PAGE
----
You'll usually receive a package of benefits in addition to your salary when you work for an employer. Generally, you don't have to pay taxes on these benefits. In fact, you may actually enjoy additional tax savings through your various employer benefit programs.
If your employer offers a 401(k) plan, it can be a great way to invest for your retirement. Your 401(k) contributions reduce your taxable income, and they grow tax-deferred until you take money out of the account.
Jeff Gonzalez, CPA and CFO at Los Angeles-based Electric Entertainment, says, "A 401(k) match is one of the best benefits you can get from your employer." In a 401(k) match, your employer deposits additional money into your account based on the amount you contribute. Typically, an employer will match up to 50 percent of the first 6 percent of your income that you contribute to a 401(k).
Gonzalez notes, "Even though a 401(k) match is money paid from your employer for your benefit, you don't have to report that match as income, and you don't have to pay tax on it when you receive it." You will owe tax on the matching funds when you withdraw them from your 401(k), as you will on all of your contributions and earnings.
Health Savings Accounts
A Health Savings Account is a tax-deferred way to help cover the costs of a high-deductible health insurance plan. Money you put into an HSA is tax-deductible, within limits. The money in your HSA can be used to pay medical costs if you haven't yet reached your deductible.
The limit to your HSA contribution is the lesser of your health plan deductible or IRS-prescribed limits. For 2014, the IRS limit is $3,300 for singles, or $6,550 for families. If you're over 55, you can put away an additional $1,000.
Gonzalez says some employers offer high-deductible health plans, or HDHPs, because they keep company costs low. "To protect employees from the higher deductibles," he says, "many employers offer an HSA concurrently with an HDHP." The true benefit of an HSA comes when your employer makes your contributions for you. "Since you're saving them money by accepting a high-deductible health plan, many employers will make contributions to an HSA on your behalf," says Gonzalez.
Flexible Spending Accounts
A flexible spending account is similar to an HSA, but with a few important differences. An FSA provides the same type of tax benefits, as the money you contribute comes out of your paycheck before you pay tax on it. However, the money in an FSA is generally used for medical expenses not covered by insurance, rather than for covered costs that are incurred before your deductible is met.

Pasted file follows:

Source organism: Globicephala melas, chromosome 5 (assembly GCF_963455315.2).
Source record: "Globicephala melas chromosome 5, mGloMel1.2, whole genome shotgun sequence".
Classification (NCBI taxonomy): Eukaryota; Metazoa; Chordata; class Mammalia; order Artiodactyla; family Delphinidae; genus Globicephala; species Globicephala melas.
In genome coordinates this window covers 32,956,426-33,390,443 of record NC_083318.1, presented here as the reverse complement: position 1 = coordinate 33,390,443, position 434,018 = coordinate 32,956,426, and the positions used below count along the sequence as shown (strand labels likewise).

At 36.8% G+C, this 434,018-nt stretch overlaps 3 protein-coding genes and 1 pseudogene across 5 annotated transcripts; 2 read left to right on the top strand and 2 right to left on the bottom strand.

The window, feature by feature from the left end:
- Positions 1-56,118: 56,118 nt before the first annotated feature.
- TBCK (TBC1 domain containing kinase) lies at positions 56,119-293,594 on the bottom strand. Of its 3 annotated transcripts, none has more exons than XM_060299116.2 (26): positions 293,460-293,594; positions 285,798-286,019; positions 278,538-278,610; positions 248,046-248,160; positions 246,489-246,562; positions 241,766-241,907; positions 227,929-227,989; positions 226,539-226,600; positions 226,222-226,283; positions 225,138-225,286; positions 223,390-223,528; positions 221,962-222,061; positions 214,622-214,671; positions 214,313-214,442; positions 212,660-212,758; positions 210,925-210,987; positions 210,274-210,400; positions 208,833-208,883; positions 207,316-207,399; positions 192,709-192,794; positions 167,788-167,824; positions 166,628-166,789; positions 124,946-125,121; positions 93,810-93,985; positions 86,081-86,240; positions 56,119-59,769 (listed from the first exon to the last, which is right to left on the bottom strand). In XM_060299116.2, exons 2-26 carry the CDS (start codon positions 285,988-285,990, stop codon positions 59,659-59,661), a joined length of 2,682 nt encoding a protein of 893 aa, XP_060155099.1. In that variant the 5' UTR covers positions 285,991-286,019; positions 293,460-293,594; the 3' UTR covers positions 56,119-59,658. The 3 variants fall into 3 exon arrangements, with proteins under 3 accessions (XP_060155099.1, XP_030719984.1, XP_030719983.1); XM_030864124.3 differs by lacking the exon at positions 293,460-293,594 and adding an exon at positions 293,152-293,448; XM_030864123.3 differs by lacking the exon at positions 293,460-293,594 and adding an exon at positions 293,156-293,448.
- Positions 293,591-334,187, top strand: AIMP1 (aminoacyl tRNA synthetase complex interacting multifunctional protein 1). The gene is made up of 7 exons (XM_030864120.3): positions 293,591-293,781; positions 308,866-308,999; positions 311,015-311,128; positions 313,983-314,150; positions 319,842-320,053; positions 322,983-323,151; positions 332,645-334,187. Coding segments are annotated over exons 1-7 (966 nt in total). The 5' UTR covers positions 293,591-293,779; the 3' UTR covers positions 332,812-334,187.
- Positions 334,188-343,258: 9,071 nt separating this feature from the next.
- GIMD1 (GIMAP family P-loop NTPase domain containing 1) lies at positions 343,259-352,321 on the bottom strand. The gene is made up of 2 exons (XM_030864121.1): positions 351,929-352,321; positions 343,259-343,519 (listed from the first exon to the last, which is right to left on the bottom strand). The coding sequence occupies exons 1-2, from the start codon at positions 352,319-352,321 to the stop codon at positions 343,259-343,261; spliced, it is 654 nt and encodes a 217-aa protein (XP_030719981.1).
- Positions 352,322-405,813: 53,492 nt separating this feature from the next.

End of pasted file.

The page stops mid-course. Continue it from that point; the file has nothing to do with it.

For example, you might use your FSA money for dental or vision expenses that may not be covered at all by your insurance. There is, however, no restriction on using your FSA funds to cover your deductible.
According to Gonzalez, "An important drawback of a Flexible Spending Account is that it operates under a 'use it or lose it' provision. Any money in your FSA that you don't spend by the end of the year vanishes. This is in marked contrast to an HSA."
For 2014, the FSA contribution limit is $2,500, and will be indexed annually for inflation.
Insurance and tax benefits
Employers are required to provide numerous insurance and tax benefits to employees. Your employer pays for your unemployment insurance, allowing you to receive payments if you lose your job. You'll also benefit from workers' compensation insurance to cover your medical expenses if you get hurt on the job. Both of these benefits are provided without tax consequences to you, even though you are being provided with a valuable benefit for free.
If you work for an employer, rather than for yourself, you'll also save on taxes. As an employee, you have to pay only half of your Social Security and Medicare taxes. Your employer must pay the other half. This is a benefit that you can enjoy only as an employee, since if you're self-employed you have to pay both portions of these employment taxes.
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